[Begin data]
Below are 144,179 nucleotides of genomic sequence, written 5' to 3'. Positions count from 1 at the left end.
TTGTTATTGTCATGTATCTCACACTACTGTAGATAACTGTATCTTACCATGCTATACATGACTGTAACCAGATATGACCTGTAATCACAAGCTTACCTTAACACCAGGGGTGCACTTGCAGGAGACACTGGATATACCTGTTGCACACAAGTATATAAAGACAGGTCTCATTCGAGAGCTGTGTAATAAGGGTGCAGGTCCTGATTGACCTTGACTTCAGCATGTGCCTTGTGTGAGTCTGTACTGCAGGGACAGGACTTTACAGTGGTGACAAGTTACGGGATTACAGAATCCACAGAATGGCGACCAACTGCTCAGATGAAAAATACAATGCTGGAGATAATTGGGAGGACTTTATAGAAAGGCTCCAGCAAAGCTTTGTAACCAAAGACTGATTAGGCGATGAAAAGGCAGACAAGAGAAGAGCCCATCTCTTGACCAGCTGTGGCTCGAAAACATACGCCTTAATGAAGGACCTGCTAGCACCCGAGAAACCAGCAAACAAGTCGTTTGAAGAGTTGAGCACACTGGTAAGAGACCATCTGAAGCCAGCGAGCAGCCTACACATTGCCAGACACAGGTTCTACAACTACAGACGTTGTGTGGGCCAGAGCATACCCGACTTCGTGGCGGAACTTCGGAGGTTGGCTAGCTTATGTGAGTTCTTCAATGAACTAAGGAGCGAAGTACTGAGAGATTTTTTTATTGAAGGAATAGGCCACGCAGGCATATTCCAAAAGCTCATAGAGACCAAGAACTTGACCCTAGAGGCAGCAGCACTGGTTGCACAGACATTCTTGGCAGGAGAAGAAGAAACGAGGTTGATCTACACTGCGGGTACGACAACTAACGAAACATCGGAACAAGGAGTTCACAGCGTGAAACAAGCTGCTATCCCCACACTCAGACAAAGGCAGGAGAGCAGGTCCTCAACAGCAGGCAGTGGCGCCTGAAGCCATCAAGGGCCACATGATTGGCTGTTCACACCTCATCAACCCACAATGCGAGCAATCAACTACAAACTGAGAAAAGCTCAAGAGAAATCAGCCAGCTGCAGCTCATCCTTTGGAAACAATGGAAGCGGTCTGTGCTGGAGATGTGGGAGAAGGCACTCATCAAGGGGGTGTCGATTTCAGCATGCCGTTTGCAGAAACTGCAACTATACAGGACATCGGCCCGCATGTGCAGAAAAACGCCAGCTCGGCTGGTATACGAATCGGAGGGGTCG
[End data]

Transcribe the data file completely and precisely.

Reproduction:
Below are 144,179 nucleotides of genomic sequence, written 5' to 3'. Positions count from 1 at the left end.
TTGTTATTGTCATGTATCTCACACTACTGTAGATAACTGTATCTTACCATGCTATACATGACTGTAACCAGATATGACCTGTAATCACAAGCTTACCTTAACACCAGGGGTGCACTTGCAGGAGACACTGGATATACCTGTTGCACACAAGTATATAAAGACAGGTCTCATTCGAGAGCTGTGTAATAAGGGTGCAGGTCCTGATTGACCTTGACTTCAGCATGTGCCTTGTGTGAGTCTGTACTGCAGGGACAGGACTTTACAGTGGTGACAAGTTACGGGATTACAGAATCCACAGAATGGCGACCAACTGCTCAGATGAAAAATACAATGCTGGAGATAATTGGGAGGACTTTATAGAAAGGCTCCAGCAAAGCTTTGTAACCAAAGACTGATTAGGCGATGAAAAGGCAGACAAGAGAAGAGCCCATCTCTTGACCAGCTGTGGCTCGAAAACATACGCCTTAATGAAGGACCTGCTAGCACCCGAGAAACCAGCAAACAAGTCGTTTGAAGAGTTGAGCACACTGGTAAGAGACCATCTGAAGCCAGCGAGCAGCCTACACATTGCCAGACACAGGTTCTACAACTACAGACGTTGTGTGGGCCAGAGCATACCCGACTTCGTGGCGGAACTTCGGAGGTTGGCTAGCTTATGTGAGTTCTTCAATGAACTAAGGAGCGAAGTACTGAGAGATTTTTTTATTGAAGGAATAGGCCACGCAGGCATATTCCAAAAGCTCATAGAGACCAAGAACTTGACCCTAGAGGCAGCAGCACTGGTTGCACAGACATTCTTGGCAGGAGAAGAAGAAACGAGGTTGATCTACACTGCGGGTACGACAACTAACGAAACATCGGAACAAGGAGTTCACAGCGTGAAACAAGCTGCTATCCCCACACTCAGACAAAGGCAGGAGAGCAGGTCCTCAACAGCAGGCAGTGGCGCCTGAAGCCATCAAGGGCCACATGATTGGCTGTTCACACCTCATCAACCCACAATGCGAGCAATCAACTACAAACTGAGAAAAGCTCAAGAGAAATCAGCCAGCTGCAGCTCATCCTTTGGAAACAATGGAAGCGGTCTGTGCTGGAGATGTGGGAGAAGGCACTCATCAAGGGGGTGTCGATTTCAGCATGCCGTTTGCAGAAACTGCAACTATACAGGACATCGGCCCGCATGTGCAGAAAAACGCCAGCTCGGCTGGTATACGAATCGGAGGGGTCG